Publications - Learning Center

Here you’ll find downloadable whitepapers, articles, posts, and other materials that can help you understand more about liquid cooling technology that cen help you make informed decisions about data center cooling.

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Negative Pressure Liquid Cooling – TechVision Research

Water-Cooled Servers Common Designs, Components, and Processes

Moderating the Impact of Integrating Water-Cooled Servers Into Data Centres

Liquid Cooling Technologies for Data Centers and Edge Applications

Two-Phase, or Not Two-Phase?

Cooling Performance Testing of Attaway's Negative Pressure CDU

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Sandia’s Liquid Cooled Data Center Boosts Efficiency and Resiliency

Five Reasons to Adopt Liquid Cooling

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Negative Pressure Liquid Cooling – TechVision Research

Negative Pressure Liquid Cooling – TechVision Research

A variety of technology, business and market factors are driving increased demand for liquid cooling solutions. This demand was initially focused on supporting the cooling of supercomputers and high-performance applications, but it is expanding to a far broader range of hardware throughout data centers, cloud computing/co-location facilities and a wide variety of other use cases.The single biggest barrier to widespread adoption is the perceived (and real) fear that a leak will cause severe damage to expensive hardware and cause extended downtime. Data center managers and IT executives are increasingly risk adverse and this has limited the initial receptivity for these solutions.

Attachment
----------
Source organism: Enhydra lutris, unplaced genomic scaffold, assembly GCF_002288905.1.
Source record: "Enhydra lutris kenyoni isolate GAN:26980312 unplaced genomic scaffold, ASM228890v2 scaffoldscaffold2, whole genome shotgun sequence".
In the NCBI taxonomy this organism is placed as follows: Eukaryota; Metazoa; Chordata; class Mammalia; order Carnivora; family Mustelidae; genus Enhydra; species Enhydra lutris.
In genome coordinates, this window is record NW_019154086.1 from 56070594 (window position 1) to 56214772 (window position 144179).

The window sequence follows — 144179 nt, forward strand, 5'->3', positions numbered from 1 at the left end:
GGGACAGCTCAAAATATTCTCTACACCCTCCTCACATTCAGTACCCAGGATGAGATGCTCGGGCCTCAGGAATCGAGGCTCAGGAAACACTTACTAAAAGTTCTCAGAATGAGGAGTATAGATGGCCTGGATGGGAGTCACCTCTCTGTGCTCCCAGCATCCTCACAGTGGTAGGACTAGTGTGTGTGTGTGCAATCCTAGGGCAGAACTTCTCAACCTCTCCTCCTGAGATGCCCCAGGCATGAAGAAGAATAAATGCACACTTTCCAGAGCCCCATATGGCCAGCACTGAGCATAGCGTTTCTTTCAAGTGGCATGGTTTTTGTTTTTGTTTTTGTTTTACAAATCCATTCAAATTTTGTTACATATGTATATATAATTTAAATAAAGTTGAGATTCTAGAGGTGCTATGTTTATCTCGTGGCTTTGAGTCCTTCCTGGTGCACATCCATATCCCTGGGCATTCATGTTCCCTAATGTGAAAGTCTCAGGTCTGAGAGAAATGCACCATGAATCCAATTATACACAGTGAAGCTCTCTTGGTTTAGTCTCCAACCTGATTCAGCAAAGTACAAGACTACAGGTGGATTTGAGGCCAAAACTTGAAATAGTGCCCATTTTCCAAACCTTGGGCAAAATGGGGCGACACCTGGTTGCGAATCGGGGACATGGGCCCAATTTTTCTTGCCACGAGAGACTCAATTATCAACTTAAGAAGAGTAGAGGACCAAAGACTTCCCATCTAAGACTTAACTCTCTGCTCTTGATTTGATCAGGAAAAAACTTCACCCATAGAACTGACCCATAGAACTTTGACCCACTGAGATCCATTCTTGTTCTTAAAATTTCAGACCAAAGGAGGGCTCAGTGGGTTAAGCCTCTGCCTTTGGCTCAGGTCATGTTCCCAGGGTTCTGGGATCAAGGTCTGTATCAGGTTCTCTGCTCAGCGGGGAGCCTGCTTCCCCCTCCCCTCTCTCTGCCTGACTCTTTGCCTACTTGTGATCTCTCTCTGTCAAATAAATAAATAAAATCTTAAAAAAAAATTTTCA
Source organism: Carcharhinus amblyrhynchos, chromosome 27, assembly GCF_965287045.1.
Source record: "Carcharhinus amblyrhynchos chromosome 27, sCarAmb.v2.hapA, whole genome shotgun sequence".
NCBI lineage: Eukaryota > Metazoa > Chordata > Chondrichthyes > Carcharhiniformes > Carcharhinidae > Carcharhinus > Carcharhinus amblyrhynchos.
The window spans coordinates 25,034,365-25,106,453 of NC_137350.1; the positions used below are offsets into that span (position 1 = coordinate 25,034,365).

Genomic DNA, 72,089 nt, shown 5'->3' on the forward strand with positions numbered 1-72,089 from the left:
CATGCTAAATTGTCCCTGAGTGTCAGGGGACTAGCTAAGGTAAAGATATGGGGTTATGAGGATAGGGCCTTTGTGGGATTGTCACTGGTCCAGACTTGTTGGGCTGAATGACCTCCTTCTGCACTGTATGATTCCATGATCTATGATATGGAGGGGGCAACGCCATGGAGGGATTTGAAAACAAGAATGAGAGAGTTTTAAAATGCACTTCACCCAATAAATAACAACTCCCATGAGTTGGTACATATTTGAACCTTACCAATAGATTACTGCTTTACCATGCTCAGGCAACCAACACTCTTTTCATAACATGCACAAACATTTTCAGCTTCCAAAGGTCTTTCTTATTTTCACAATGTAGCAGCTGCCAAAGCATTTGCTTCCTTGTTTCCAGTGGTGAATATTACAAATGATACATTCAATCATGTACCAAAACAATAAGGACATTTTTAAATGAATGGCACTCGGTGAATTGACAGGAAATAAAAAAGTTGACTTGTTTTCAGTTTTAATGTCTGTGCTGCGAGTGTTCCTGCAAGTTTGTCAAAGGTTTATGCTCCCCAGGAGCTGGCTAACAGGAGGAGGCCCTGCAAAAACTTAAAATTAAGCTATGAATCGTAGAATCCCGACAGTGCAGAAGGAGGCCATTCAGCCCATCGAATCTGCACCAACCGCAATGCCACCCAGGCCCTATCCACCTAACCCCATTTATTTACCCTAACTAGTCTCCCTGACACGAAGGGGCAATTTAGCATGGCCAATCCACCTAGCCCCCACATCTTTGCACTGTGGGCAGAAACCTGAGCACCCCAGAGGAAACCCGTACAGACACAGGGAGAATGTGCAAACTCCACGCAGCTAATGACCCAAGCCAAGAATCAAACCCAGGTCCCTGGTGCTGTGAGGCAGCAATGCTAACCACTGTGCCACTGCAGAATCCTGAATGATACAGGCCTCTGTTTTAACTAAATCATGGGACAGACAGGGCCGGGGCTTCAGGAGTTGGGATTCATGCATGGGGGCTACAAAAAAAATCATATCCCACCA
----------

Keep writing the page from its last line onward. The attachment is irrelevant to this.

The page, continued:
This short paper addresses the value proposition associated with the use of a negative pressure liquid cooling solution and how it differs from legacy data center cooling approaches

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Water-Cooled Servers Common Designs, Components, and Processes

Water-Cooled Servers Common Designs, Components, and Processes